Cholesterol Promotes the Interaction of Alzheimer B-amyloid Monomer with Lipid Bilayer
Cholesterol in the plasma membrane plays an important role in the pathogenesis of Alzheimer's disease, but the exact function of cholesterol in the regulation of amyloid-β (Aβ) generation, aggregation, and toxicity remains elusive. To gain insight into the bioactivity of cholesterol, we investigate the effect of cholesterol levels on the interaction of Aβ(1-42) monomer with the zwitterionic 1-palmitoyl-2-oleoylphosphatidylcholine (POPC) bilayer containing different mole fractions of cholesterol from χ=0, 0.2, to 0.4 using all-atom molecular dynamics simulations. Simulation results show that an increased cholesterol level alters the structure, dynamics, and surface chemistry of the lipid bilayer, leading to increased bilayer thickness, hydrophobic chain order, surface hydrophobicity, and decreased lipid mobility. All these effects significantly promote the binding of Aβ to the lipid bilayer. Mechanistically, the adsorption of Aβ on the bilayer is a cooperative process. First, charged residues act as anchors to establish the initial binding of Aβ to phosphate headgroups of the bilayer driven by electrostatic interactions, which further facilitates hydrophobic residues to reside on the bilayer. Once hydrophobic residues especially from C-terminus are locked on the bilayer, the interactions among charged residues, lipid bilayer, and calcium ions are optimized to provide additional attractive forces to stabilize Aβ adsorbed on or inserted into the lipid bilayer. Inclusion of cholesterol makes this binding process more energetically favorable. Upon adsorption on the bilayer, Aβ appears to preferentially adopt α-helical or unstructured conformation. This work supports that cholesterol acts as a promoter for Aβ--membrane interactions, which would facilitate Aβ aggregation and membrane insertion.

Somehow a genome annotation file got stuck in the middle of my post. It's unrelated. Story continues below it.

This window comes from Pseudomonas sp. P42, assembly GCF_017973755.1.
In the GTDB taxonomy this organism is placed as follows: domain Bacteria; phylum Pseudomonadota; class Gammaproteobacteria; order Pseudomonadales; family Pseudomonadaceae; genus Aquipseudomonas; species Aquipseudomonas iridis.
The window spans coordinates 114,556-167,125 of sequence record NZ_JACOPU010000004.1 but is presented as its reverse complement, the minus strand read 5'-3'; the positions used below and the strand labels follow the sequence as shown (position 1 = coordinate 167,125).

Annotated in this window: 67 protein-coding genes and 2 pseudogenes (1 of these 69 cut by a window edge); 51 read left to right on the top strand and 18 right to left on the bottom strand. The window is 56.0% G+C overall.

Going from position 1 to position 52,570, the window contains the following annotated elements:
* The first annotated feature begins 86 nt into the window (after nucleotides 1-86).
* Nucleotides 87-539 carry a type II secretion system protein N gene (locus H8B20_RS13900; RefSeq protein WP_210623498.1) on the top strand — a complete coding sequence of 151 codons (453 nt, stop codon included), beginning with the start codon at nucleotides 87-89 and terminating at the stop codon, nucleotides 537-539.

Zheng, Jie, "Cholesterol Promotes the Interaction of Alzheimer B-amyloid Monomer with Lipid Bilayer" (2012). Chemical and Biomolecular Engineering Faculty Research. 252.